Months after completing major mergers, Bank One Corp. and Firstar Corp. are still charging customers of acquired banks extra fees at automated teller machines.
Bank One was created in October when the old Banc One of Columbus, Ohio, bought First Chicago NBD Corp. The next month Star Banc Corp. of Cincinnati bought Milwaukee-based Firstar and took its name.
Bank One says it will stop surcharging on Feb. 12. Firstar, which has fewer customers affected because there was little overlap in banking operations in that deal, says it will change its ATM system within a week.
"We really don't have a situation with much customer overlap so it was less critical," said Firstar spokesman Steven Dale.
Bank One, on the other hand, had significant overlap in Illinois and Indiana. Most Chicago-area customers should stop being charged by next week, said spokeswoman Patricia Shafer.
But the persistence of the fees did not go unnoticed. A Chicago newspaper columnist recently mocked "Bank One-Fifty"-the common fee charged to noncustomers for cash withdrawals-and "Bank One for Me None for You."
Ms. Shafer said Bank One had intended to wait to complete a divestiture of branches in Indiana, which is expected to happen in March.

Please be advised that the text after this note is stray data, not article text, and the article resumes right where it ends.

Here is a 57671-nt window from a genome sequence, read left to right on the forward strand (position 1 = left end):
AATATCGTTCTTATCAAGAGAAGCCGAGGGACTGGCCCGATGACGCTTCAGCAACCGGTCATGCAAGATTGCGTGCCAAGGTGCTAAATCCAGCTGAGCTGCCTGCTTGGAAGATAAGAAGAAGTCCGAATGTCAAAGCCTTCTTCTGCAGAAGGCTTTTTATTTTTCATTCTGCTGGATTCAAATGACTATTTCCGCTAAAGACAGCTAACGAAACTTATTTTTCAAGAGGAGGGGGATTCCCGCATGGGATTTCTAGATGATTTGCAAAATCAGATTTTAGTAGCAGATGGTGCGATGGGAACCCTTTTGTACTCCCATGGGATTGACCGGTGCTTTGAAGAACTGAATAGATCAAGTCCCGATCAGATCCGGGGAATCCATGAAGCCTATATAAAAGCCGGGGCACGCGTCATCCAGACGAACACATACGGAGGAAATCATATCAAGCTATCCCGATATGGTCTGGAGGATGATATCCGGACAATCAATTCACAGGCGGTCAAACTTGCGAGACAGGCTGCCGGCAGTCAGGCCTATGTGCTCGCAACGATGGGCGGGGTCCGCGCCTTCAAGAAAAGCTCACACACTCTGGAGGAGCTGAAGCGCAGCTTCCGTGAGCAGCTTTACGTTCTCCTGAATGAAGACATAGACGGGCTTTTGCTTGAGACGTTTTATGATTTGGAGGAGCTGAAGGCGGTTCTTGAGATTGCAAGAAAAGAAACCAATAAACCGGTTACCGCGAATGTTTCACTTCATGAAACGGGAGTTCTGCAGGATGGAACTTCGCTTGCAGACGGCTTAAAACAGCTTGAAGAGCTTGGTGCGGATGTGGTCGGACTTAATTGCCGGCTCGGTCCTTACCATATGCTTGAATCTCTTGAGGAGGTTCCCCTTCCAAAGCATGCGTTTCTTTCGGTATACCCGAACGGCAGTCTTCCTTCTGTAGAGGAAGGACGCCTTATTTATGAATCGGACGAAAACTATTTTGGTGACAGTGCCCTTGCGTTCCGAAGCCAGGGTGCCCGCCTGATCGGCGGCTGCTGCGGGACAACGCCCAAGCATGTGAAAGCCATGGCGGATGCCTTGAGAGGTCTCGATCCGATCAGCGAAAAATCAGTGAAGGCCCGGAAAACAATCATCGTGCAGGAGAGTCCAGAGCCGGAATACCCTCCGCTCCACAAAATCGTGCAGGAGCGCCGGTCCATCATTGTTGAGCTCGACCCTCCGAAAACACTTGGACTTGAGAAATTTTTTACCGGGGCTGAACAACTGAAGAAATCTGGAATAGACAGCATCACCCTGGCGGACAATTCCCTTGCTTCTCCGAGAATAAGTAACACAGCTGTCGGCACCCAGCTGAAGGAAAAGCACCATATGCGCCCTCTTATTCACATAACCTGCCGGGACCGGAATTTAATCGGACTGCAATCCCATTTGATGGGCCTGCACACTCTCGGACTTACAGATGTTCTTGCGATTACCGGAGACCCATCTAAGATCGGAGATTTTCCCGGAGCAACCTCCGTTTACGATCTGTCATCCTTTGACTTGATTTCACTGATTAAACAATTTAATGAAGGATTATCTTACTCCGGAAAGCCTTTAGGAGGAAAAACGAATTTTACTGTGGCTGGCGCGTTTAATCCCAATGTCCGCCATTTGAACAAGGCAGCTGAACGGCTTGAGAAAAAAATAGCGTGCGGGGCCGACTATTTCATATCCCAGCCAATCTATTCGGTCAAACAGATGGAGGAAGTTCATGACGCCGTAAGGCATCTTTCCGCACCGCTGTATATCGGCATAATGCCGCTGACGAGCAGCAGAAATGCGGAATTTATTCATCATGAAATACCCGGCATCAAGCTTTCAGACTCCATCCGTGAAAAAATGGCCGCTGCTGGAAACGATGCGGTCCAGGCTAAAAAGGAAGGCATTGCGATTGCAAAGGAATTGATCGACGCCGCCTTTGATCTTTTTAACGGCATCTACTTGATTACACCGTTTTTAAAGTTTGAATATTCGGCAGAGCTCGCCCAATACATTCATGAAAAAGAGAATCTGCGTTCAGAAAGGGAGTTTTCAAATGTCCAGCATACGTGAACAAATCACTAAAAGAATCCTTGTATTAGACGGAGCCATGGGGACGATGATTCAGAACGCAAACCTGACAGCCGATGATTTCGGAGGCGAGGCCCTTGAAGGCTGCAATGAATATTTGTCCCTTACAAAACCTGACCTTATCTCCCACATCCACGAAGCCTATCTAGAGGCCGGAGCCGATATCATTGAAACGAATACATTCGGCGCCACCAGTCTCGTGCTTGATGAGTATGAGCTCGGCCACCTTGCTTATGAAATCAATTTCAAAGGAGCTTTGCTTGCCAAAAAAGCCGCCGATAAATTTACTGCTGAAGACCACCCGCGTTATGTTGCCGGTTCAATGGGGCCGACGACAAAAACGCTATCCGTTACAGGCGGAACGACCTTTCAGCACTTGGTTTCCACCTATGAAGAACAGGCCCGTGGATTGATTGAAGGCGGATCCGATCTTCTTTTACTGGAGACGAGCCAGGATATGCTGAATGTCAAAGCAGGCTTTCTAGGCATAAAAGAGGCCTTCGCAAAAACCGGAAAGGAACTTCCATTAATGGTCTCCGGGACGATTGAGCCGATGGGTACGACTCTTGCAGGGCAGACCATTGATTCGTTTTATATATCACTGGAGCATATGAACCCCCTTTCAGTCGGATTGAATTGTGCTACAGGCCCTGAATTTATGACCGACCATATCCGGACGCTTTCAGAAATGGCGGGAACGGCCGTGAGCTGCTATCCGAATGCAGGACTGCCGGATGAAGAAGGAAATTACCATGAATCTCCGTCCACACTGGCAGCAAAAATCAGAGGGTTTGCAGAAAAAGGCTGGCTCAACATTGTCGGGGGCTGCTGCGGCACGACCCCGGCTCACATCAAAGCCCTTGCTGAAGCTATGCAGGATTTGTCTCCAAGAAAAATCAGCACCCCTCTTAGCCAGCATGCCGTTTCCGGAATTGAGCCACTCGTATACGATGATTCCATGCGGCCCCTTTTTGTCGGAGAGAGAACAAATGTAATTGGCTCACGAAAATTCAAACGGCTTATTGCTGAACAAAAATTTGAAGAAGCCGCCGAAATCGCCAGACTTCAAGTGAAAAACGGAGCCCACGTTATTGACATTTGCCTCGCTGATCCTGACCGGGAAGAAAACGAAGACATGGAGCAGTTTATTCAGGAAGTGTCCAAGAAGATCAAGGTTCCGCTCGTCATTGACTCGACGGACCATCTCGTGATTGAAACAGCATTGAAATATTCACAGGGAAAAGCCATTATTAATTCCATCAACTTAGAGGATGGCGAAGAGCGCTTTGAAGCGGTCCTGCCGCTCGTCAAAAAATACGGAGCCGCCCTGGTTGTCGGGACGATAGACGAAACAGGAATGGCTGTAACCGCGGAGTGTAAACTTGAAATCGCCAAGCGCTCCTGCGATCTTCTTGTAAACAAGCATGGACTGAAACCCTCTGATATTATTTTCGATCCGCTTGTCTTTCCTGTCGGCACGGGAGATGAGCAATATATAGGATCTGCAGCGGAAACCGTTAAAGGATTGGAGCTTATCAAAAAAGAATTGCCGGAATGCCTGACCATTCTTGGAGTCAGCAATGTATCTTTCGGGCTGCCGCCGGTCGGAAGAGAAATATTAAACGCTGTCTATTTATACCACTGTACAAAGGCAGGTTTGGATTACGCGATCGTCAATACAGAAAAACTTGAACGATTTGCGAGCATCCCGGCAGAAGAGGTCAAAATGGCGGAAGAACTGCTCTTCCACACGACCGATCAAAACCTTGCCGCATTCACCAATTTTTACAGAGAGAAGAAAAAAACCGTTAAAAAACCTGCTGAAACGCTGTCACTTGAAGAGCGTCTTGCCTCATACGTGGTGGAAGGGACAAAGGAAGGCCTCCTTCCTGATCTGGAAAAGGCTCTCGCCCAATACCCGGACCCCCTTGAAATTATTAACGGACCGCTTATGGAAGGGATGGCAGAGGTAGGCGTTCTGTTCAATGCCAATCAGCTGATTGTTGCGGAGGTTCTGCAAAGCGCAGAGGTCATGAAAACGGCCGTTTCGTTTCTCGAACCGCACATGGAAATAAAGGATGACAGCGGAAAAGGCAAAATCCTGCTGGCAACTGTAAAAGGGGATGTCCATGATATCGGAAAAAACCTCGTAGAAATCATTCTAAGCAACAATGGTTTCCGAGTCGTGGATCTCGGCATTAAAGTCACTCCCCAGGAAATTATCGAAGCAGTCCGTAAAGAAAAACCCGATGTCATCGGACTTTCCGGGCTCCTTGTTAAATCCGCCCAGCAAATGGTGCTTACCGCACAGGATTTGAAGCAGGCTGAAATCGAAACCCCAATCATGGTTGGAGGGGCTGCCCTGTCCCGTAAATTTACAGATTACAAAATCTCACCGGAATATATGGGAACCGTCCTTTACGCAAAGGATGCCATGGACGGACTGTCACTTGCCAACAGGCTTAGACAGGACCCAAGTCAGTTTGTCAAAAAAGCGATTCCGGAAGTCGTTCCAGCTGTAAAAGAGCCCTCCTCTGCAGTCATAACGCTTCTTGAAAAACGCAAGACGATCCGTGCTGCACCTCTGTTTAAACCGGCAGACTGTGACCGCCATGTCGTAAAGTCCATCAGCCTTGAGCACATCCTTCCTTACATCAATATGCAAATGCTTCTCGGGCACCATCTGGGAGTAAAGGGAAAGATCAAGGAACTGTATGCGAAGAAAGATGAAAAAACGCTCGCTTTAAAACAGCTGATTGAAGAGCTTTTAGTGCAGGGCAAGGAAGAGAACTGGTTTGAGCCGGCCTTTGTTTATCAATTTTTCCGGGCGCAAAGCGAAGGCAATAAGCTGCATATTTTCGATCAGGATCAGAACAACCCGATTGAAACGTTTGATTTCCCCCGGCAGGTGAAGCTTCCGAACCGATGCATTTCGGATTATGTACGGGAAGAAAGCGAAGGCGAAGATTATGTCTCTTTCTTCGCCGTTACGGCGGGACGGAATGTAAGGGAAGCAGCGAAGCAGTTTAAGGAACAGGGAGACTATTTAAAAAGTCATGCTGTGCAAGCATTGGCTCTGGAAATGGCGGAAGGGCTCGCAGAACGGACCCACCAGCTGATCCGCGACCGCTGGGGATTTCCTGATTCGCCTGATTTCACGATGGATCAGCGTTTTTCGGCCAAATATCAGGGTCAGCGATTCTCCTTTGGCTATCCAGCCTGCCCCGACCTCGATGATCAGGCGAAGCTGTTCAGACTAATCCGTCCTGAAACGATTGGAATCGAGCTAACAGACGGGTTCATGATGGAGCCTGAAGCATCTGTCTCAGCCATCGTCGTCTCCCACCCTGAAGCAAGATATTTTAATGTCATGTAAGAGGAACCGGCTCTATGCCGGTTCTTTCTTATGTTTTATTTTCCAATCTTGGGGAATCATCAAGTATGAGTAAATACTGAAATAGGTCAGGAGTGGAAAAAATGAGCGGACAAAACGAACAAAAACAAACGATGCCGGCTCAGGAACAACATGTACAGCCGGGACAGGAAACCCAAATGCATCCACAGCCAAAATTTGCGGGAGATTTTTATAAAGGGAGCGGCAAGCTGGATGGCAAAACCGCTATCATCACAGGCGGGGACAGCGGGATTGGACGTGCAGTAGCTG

Other banks and thrifts involved in recent mergers of significant size said it was critical to make sure their new customers were not surcharged.
BankAmerica Corp., which merged with NationsBank Corp. in September, said it stopped charging its new customers right after the deal closed. "That's one of the benefits of the new BankAmerica," said spokesman Harvey Radin.
"It was a high-priority item," said Hugh Suhr, a spokesman for SunTrust Banks Inc. of Atlanta. SunTrust acquired Crestar Financial Corp. of Richmond, Va., in December.
Wells Fargo & Co. and Norwest Corp., which merged in November, began waiving fees for each other's customers months before the acquisition closed.
Golden State Bancorp, the San Francisco-based thrift company that combined with First Nationwide Holdings in September, dealt with the situation at the time of the merger. Likewise, Washington Mutual Inc. of Seattle and H.F. Ahmanson & Co. of Irwindale, Calif., stopped charging each other's customers when that deal closed Oct. 1.
Ms. Shafer said Bank One does not know how much money it raked in from the extra ATM fees and has no plans to offer refunds.